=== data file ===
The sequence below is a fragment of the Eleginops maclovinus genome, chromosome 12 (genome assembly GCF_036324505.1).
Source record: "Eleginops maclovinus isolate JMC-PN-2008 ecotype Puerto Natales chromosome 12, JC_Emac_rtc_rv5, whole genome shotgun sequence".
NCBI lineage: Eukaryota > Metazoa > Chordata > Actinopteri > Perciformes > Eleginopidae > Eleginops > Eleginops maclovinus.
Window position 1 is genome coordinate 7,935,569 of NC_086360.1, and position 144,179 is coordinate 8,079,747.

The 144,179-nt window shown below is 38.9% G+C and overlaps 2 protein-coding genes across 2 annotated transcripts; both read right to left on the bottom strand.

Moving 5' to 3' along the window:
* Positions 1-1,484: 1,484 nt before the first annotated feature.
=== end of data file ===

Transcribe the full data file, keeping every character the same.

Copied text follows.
The sequence below is a fragment of the Eleginops maclovinus genome, chromosome 12 (genome assembly GCF_036324505.1).
Source record: "Eleginops maclovinus isolate JMC-PN-2008 ecotype Puerto Natales chromosome 12, JC_Emac_rtc_rv5, whole genome shotgun sequence".
NCBI lineage: Eukaryota > Metazoa > Chordata > Actinopteri > Perciformes > Eleginopidae > Eleginops > Eleginops maclovinus.
Window position 1 is genome coordinate 7,935,569 of NC_086360.1, and position 144,179 is coordinate 8,079,747.

The 144,179-nt window shown below is 38.9% G+C and overlaps 2 protein-coding genes across 2 annotated transcripts; both read right to left on the bottom strand.

Moving 5' to 3' along the window:
* Positions 1-1,484: 1,484 nt before the first annotated feature.